Among the characteristics of the subject, demographic factors like age, and family size have been found important determinants of utilisation of care. The regression analyses indicate that children are by and large neglected.  Probability of utilisation is seen higher in small families. It has been found that those households whose heads make frequent trips, have a tendency to utilise care more. It carries a good message, as in the pace of development social mobility will increase which will always contribute to the probability of utilising a care. The demand for public health facilities is tremendously high as compared to that of private health facilities in rural areas of the districts. The effect is too strong to hold well in the area as a whole (combined category) also. Probability of utilisation is very high in rural areas when the preference for the system of medicine is Homeopathy. As the demand for Homeopathy is very high in rural areas, appropriate measures should be taken to introduce it in the primary health care system. Availability of health facilities is seen to have negative impact towards utilisation of a care. The underlying assumption was that in the urban areas health facilities are available. However, the result indicates that as compared to the people of the rural areas, urban dwellers are likely to avoid utilising a care from modern source. This points out higher chances of self-treatment or family-treatment or other by the urban dwellers. On the contrary higher chances of utilisation of care are there from modern sources in towns by the rural people who generally experience unavailability of health facilities in their local areas. Cost of treatment seems to affect utilisation of care positively. It indicates that people are compelled to pay more when they seek care from modern sources. Cost or price of care does not play usual role as it does in case of other economic goods. The study thus draws attention of the policy makers, which is very crucial to determine the strategy of delivering health care in North Bengal in this phase of transition.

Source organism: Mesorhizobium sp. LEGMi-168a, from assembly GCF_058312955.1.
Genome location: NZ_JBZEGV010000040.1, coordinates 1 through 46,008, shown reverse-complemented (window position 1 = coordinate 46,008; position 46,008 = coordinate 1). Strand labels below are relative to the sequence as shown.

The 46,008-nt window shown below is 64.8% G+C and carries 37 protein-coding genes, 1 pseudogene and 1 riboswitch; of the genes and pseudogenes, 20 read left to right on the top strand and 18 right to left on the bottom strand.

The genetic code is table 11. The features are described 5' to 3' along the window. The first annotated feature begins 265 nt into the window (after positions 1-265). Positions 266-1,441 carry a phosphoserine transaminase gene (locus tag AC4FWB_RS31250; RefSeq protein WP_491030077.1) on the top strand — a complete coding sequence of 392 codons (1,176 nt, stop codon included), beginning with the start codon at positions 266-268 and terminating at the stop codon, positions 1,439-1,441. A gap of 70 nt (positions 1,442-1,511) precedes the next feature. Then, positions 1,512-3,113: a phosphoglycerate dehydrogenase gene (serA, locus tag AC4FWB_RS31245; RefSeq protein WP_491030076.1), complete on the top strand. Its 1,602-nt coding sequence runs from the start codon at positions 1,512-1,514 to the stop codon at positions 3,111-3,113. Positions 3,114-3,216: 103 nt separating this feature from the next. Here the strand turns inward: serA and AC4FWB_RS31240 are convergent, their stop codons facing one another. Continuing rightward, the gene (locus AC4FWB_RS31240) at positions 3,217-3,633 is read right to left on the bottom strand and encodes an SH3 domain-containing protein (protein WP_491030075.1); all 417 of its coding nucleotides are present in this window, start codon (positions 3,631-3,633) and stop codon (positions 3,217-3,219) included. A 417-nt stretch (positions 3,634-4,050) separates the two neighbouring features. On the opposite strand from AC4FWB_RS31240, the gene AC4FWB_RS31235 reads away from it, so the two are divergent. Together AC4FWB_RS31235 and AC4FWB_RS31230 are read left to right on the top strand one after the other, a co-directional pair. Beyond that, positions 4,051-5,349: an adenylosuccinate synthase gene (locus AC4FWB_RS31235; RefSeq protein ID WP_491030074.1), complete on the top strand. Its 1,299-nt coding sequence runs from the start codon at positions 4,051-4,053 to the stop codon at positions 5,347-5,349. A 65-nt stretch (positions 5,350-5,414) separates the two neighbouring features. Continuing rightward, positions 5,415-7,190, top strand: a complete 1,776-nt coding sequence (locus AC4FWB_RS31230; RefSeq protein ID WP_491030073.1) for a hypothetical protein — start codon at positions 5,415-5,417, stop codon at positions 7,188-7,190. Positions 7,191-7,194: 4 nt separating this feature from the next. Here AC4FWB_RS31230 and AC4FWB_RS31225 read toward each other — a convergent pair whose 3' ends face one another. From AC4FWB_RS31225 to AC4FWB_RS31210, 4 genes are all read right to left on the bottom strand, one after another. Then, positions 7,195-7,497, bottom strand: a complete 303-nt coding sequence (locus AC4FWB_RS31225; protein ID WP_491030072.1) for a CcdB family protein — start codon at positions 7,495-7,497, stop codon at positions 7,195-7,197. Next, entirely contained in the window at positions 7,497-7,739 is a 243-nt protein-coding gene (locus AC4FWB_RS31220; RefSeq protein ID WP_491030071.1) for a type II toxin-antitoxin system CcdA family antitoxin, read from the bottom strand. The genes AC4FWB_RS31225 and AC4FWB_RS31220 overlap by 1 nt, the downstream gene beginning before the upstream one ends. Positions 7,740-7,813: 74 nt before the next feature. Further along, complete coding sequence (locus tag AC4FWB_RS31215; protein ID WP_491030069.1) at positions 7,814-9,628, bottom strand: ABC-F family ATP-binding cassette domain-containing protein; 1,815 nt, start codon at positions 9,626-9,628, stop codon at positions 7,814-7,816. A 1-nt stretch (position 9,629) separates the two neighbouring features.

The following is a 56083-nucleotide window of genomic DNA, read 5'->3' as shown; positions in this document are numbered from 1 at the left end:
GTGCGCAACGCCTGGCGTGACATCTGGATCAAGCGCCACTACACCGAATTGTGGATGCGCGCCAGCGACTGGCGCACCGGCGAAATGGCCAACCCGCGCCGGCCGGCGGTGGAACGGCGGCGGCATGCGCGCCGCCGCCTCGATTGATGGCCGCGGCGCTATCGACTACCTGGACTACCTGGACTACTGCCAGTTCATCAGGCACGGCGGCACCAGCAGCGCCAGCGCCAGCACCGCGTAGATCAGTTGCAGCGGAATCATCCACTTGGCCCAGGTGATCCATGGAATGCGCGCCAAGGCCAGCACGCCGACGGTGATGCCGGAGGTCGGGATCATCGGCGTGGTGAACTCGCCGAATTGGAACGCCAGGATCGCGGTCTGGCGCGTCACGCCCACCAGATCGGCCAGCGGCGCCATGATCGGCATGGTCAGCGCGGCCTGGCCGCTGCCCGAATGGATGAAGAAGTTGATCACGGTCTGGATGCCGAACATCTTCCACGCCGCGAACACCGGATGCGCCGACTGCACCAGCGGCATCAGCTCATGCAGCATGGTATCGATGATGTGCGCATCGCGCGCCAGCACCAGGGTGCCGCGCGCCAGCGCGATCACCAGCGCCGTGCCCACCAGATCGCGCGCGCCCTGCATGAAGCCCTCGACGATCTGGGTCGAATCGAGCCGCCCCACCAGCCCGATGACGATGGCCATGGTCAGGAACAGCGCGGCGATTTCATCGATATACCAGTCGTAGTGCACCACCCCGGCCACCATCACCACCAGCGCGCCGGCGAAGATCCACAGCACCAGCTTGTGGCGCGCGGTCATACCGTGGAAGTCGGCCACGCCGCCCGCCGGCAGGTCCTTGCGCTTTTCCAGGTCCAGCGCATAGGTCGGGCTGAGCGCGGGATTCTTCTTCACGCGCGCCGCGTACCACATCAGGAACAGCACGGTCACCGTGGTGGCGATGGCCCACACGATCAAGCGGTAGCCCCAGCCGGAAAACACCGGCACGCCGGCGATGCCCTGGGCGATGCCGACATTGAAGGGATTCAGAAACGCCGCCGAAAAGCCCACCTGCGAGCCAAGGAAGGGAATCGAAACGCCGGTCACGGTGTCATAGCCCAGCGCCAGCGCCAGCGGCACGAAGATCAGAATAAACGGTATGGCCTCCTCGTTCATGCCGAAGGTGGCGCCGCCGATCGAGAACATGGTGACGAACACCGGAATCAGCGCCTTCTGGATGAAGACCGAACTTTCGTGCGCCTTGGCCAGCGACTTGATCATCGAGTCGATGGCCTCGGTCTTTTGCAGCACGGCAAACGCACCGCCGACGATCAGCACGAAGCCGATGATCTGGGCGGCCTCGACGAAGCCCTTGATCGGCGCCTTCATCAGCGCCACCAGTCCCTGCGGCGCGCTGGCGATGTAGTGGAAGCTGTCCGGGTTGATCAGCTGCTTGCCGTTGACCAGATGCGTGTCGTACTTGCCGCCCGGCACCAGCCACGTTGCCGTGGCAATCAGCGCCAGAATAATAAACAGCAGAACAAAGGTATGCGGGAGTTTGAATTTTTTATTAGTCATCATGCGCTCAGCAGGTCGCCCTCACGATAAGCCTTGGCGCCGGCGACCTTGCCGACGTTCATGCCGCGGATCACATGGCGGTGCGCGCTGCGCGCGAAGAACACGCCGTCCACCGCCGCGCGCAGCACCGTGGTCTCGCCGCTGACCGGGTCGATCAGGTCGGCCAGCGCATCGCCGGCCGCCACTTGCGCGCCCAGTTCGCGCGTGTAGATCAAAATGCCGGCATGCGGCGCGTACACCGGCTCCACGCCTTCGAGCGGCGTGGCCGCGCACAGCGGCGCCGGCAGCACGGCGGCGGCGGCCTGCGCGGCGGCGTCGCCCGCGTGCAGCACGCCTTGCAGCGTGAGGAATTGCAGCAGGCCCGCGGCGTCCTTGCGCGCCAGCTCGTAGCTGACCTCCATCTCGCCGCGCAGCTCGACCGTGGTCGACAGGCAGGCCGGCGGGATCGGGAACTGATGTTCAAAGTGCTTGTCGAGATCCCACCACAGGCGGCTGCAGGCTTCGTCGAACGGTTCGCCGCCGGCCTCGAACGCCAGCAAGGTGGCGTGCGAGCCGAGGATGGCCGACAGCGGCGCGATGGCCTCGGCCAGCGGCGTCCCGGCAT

An E-book (Majumder, A. 2014. Economics of health care utilisation: a study of self-reported morbidity and health seeking patterns in the districts of Cooch Behar and Jalpaiguri, West Bengal, India (E-book), Cooch Behar: Self-published. (ISBN: 9789351961741) based on the above-mentioned Minor Research Project is available here.


Dinhata College